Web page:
Frances Foley by Edwin Dickenson
The Bride by Peter Chan
Caught by Keita Morimoto
Held down on a couch, hands over mouth, humid breath in my face.
He carves my stomach with finger nails:
‘This is the least I deserve for my obedience.’
Do you remember when you lost the ability to play pretend? When did you realize magic wasn’t real? When did the weight of reality and eventual adulthood dim the light of your play, your toys became brittle plastic and you worried at their tangled, matted hair?
My paintings have become about that childish grief that I can’t seem to shake. That feeling of betrayal by promises of love, beauty and adventure. That they were all of our birthright and now we find ourselves denied by reality. It’s confusing. It hurts. It lingers.
I think of my paintings as quiet moments, a space you could crawl into and sleep, a cave, a blanket fort, a cabinet, a cupboard. They’re a sticky drawer you open and find something you thought you had lost forever. They’re a hole you find in a hillside and stick your arm in, not knowing whether you’ll be bitten or pull out treasure. They’re that space in time when you’ve stayed up too late in summer and you’re alone in a giant, throbbing world. They’re the memory of moments sitting in scratchy grass and wondering at the freckles on your arm. They’re that space in time right before and after you lost your power of pretend. That transition.
My paintings are the first time I was ever scared, the porcelain swan on my grandmother’s vanity, are when I realized I wasn’t good at horse back riding just because I was a girl, my unicorn jewelry box with the broken horn, the space under my bed, my flushed cheeks, and that dress in my closet that doesn’t transform me into a heroine of some interesting story.
My paintings are the feeling that weighs on me when I wake up from a dream I don’t want to end, can’t get a grasp of, but I know I’ve lost something beautiful.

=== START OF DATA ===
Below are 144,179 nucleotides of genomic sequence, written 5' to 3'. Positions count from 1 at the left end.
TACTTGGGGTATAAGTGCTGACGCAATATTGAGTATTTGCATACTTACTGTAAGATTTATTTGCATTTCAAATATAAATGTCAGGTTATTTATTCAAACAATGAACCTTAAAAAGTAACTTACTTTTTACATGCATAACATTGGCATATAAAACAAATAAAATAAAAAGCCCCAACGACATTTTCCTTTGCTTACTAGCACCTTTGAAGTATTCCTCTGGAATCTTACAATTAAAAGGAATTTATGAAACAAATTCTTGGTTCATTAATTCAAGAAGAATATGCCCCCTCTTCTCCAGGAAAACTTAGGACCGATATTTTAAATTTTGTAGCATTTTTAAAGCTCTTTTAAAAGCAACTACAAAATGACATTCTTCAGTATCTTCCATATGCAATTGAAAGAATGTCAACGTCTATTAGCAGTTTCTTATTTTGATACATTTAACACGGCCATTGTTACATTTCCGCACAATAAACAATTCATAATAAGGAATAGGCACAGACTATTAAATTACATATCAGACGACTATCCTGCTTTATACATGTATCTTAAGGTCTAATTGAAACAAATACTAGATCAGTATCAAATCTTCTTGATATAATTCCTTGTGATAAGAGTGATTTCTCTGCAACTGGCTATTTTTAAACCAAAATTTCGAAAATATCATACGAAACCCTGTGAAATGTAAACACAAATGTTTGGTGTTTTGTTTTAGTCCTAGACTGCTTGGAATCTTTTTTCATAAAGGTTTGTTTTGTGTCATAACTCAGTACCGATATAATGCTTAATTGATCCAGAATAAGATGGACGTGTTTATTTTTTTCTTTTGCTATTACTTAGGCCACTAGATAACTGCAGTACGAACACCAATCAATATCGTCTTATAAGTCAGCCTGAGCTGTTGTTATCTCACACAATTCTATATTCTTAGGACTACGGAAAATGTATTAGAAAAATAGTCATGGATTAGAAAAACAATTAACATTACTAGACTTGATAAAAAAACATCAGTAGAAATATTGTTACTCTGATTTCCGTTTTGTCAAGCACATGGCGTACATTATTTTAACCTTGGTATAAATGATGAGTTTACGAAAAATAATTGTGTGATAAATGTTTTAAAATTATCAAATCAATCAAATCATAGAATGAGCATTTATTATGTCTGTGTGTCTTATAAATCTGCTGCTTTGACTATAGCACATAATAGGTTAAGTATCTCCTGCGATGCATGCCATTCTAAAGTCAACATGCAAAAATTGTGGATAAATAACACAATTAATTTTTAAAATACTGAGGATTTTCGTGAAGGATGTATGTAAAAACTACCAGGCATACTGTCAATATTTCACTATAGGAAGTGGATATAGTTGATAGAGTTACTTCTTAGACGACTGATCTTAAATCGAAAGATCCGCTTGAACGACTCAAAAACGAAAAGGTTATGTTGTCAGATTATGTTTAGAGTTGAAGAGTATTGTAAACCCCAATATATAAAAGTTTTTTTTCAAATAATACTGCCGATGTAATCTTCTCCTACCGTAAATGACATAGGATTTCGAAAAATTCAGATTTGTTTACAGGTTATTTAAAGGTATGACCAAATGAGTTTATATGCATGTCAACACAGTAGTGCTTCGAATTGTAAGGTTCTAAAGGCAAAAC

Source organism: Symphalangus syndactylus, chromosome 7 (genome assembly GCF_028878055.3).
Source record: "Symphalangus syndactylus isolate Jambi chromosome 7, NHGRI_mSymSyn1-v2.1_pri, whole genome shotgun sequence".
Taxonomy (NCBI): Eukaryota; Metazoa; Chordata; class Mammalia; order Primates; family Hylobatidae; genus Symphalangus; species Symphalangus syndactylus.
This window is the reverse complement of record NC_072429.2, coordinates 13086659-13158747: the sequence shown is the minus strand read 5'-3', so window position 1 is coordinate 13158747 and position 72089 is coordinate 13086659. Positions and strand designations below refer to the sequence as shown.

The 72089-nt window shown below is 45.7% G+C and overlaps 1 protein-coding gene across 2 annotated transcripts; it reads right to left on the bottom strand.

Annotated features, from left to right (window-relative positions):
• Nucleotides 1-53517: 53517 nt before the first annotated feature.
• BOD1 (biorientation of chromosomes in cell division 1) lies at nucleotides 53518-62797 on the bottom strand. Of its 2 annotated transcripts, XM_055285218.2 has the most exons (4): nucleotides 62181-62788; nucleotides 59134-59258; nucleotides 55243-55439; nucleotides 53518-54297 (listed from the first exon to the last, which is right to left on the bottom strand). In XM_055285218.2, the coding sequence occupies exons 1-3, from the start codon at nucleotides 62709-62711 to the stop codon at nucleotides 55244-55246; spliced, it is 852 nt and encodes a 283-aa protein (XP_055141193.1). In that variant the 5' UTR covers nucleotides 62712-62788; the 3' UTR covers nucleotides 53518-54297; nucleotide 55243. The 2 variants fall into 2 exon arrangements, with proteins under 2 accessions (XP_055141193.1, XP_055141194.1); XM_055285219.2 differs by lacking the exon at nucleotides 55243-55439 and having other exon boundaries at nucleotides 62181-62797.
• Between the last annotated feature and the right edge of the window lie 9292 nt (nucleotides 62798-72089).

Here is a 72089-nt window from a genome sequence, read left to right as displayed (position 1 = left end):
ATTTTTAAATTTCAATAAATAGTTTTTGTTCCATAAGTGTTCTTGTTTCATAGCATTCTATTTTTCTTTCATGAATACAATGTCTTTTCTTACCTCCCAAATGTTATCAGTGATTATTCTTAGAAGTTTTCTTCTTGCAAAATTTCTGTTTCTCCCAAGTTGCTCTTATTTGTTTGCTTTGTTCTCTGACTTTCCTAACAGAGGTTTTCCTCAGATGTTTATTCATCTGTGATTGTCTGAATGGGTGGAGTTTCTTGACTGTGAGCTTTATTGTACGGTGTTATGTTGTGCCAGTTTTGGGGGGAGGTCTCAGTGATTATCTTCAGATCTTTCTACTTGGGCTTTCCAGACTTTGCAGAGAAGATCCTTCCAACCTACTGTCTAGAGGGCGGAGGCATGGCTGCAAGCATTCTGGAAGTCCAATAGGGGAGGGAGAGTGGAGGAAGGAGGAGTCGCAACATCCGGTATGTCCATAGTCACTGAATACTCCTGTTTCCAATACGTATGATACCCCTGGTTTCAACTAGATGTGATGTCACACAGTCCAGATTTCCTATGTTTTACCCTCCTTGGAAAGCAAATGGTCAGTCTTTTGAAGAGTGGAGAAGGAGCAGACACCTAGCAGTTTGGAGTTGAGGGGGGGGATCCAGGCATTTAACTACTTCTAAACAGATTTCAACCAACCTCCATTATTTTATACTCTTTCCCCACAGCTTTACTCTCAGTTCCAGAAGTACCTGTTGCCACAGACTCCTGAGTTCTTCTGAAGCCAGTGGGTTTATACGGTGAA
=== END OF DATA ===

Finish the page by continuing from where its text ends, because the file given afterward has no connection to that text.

My paintings are about knowing that there’s a little girl still inside of me, missing her, not being able to reach her because she hides her face from disappointment. Her and my bones are the most permanent part of me. The rest of me gets scuffed, fades from exposure, wrinkles with use and stumbles about like broken toy ponies.
I want you to know that I feel these things, and I want to know that you do too. And that I haven’t stopped trying to conjure up that same depth of belief.
Every now and then I can make a place or time in the real world sacred and feel that glow of endless afternoon and be safe there, but as those moments get further and further apart, I strive to memorialize their passing in my paintings.
Little glass bottle I bought in the western ghost town of Chloride.
Scottie figurine that lives in my mom’s china closet.
I had no idea this daily painting thing was such a thing. I decided to give it a try while on break between semesters so that I can go back as a stronger painter and get to know the medium again. I swear school made me and painting feel like strangers on a bad OKC date.
I came across some other daily painting blogs and also lots of weird articles criticizing the practice(parade rain-ers!). It seems to me other artists do this in order to stay productive, learn how to simplify and to sell. If you rapidly create a batch of small paintings, you have product. Small, minimally labor intensive, product. Which means you can sell them for a low but reasonable price. I may just consider doing that as well. It’d be nice to bring in some money with my artwork.
Here is a list of some other daily painters and their work. Not all of it is necessarily my cup o’ tea, but I like seeing how others approach the practice.
Behold! The only two paintings I can find by Leopold Seyffert that I super dig! Seyffert was a PAFA student and also a teacher at Moore College of Art & Design. His painting career seems mostly centered around working as a portraitist. His portraits are skilled, and he was hired by and painted many notable people of the day. They get the job done, but they look like work to me. Does that make sense?
I was walking through PAFA’s historic building museum with one of my classes, and saw the below first painting. Of course, it’s much more beautiful in person. The colors, specifically the magenta, is vibrant. There is something Klimt-ish about it, and the Art Deco color scheme particularly appeals to me. The skin sparkles.(edited to add: for some unknown reason, my pictures in this post disappeared, so the new photos don’t convey the color that my former pictures did.)
The Lacquer Screen
I assume these were painted as a pair. I can’t seem to find anymore work of his similar to these. I wonder what made him paint these, and why he didn’t seem to return to it. He did paint other nudes, but none of them, as far as I’ve seen, are as exciting as this pair.
Nude with Chinese background